Joel Barrett and Beloit Boys Club were synonymous

Jim Franz/Beloit Daily News | October 27, 2020

 BELOIT—Joel Barrett may have left the Beloit Boys & Girls Club 22 years ago, but current Stateline Boys & Girls Club CEO Mark Rand says his imprint remains strong because of the thousands of people he impacted during his 35 years in the city.

“I don’t think you could talk to anyone in Beloit who had dealings with Joel who wouldn’t have nice things to say about him,” Rand said. “He was a great person and his stamp is all over the club, for sure.”

Barrett, who was the Beloit club’s executive director from 1964-99, passed away last month in Kentucky at 82.

Rand said Barrett will be inducted into the Wisconsin Boys & Girls Club Hall of Fame next year.

“The honor is long overdue,” said Rand, whose first contact with Barrett came as a youngster attending the club after his parents moved to Beloit in 1979.

Rand is currently helping to oversee a $5.5 million capital campaign drive to fund a new Boys & Girls Club facility in Beloit and upgrade the South Beloit site.

“When we’re out talking to donors we mention that the last capital campaign was over 20 years ago when Joel oversaw it,” Rand said. “He wanted to retire, but the board asked him to stay on to see the campaign through to its completion.”

Barrett did see that $1.9 million capital campaign succeed, allowing for expansion and renovation to the Beloit and South Beloit clubs which were transitioning to becoming Boys & Girls Clubs. He then retired in 1999.

Barrett grew up in Winchester, Indiana, and attended Murray State in Kentucky. His first job was as physical director of the Binghamton (New York) Boys Club. After two years there, he became program director and later executive director of the Lebanon Boys Club in Indiana.

Barrett was 26 years old when he took over the E.J. Dalton Beloit Club in 1964. That was just four years after the club had opened at 1851 Moore St. The Boys Club saw rapid growth in the Stateline Area and the South Beloit Boys Club on Door Road was added in 1969.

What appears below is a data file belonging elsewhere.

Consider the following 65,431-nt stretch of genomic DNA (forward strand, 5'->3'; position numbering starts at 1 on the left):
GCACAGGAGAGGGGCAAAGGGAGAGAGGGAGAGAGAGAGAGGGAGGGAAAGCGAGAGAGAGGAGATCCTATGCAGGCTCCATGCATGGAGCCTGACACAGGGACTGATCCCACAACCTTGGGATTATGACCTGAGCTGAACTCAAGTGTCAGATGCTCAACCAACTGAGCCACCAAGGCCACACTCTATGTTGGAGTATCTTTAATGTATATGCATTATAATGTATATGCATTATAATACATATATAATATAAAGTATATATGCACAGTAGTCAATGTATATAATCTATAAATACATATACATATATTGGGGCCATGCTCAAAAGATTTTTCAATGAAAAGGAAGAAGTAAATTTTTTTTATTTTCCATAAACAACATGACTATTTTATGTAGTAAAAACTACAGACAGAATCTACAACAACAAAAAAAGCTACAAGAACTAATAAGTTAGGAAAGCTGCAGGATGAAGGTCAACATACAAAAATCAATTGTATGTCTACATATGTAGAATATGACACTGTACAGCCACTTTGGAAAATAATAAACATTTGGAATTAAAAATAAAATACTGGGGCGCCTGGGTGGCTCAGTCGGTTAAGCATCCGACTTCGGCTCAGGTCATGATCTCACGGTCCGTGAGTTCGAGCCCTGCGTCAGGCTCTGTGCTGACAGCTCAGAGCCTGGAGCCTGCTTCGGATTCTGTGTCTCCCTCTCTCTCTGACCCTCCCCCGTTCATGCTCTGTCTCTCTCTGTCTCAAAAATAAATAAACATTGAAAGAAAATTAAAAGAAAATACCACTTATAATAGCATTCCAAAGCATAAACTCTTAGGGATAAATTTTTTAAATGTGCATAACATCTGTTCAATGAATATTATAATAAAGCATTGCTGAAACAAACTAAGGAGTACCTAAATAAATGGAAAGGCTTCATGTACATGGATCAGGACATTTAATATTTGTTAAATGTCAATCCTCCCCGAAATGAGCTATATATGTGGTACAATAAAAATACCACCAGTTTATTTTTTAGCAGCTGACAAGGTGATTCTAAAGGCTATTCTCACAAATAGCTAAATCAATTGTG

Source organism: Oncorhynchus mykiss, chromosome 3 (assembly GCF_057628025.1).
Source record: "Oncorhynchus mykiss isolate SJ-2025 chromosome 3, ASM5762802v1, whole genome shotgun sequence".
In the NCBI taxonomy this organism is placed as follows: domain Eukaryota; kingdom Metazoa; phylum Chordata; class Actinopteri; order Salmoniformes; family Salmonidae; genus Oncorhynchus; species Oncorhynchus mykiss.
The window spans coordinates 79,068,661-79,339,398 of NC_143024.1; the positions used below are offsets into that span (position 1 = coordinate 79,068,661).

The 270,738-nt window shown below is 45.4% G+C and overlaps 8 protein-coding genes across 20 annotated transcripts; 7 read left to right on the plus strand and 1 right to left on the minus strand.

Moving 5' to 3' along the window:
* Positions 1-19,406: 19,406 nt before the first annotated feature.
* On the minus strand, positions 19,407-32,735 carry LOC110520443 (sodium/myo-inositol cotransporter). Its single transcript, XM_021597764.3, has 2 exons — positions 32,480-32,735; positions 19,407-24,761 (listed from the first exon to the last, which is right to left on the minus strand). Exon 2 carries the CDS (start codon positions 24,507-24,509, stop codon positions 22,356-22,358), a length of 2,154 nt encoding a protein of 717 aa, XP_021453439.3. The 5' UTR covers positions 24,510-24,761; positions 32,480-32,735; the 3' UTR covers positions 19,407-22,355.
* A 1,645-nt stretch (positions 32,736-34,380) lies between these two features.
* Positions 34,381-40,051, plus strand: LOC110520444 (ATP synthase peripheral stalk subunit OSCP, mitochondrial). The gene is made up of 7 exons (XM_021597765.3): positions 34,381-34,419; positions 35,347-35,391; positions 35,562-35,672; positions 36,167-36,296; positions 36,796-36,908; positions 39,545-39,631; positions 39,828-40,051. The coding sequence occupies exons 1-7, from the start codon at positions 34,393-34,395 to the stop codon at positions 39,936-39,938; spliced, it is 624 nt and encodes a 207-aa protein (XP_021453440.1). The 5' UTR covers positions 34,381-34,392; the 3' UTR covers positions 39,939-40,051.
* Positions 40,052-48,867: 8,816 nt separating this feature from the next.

Barrett was an active member of the Boys Club Professional Association and served as national president of the group. He was a recipient of the Midwest Region’s Heart and Soul Award in 1981, the Boys Clubs of America Bronze Keystone with Service Bar and the Boys Club’s Professional Association Distinguished Service Award.

Barrett also was active in community, serving on the Beloit Police and Fire Commission and Beloit Noon Kiwanis Club.

Barrett had opportunities to move on during his long stay in Beloit, but he and his wife, Ann, were content here.

“This is the size we like, growing up in a smaller community,” Barrett told the Daily News in 1998. “There have been opportunities to move to larger city Boys Clubs. I guess I just wasn’t interested in big-city life. The Greater Beloit community has been very supportive of our situation. There are a lot of people who understand our mission and what we’re trying to do for the kids.”

Beloit native Tim Wofford, the current Chief Operating Officer for the Boys & Girls Clubs in Birmingham, Alabama, credits Barrett with giving him an ultimatum that led to his career choice.

An outstanding athlete at Beloit Memorial High School and Western Illinois, Wofford was still chasing a professional football career when Barrett hired him as the Unit Director in Beloit. He had nearly made the roster of the then-St. Louis Cardinals when he broke his foot.

“I felt at the time that I could make it in the NFL if I could just stay healthy,” Wofford said. “When my agent called, I was still going to tryouts with Joel’s permission. But he finally said, and not in a mean way, ‘I’m not into killing anyone’s dreams, but you are going to have to make a decision—football or the Boys Club. It isn’t fair to the kids or your staff there.’ It was a hard decision, but Joel was right. I turned my focus and that’s really how my story began.”

Wofford has been involved with Boys & Girls Clubs for 32 years.

“I’ve never regretted that decision,” he said. “When I began my career, Joel gave me my first opportunity and without his coaching points along the way, I would not be where I am today. I love what I do.”

Barrett, who lived in Kuttawa, Kentucky, passed away Sept. 15. Survivors included Ann, his wife of 61 years, one daughter, Suzanne (Robert) Pollard of Pinehurst, North Carolina, one son, Jordan Barrett of Kuttawa and two grandchildren, Claire Sullivan and Nathan Pollard.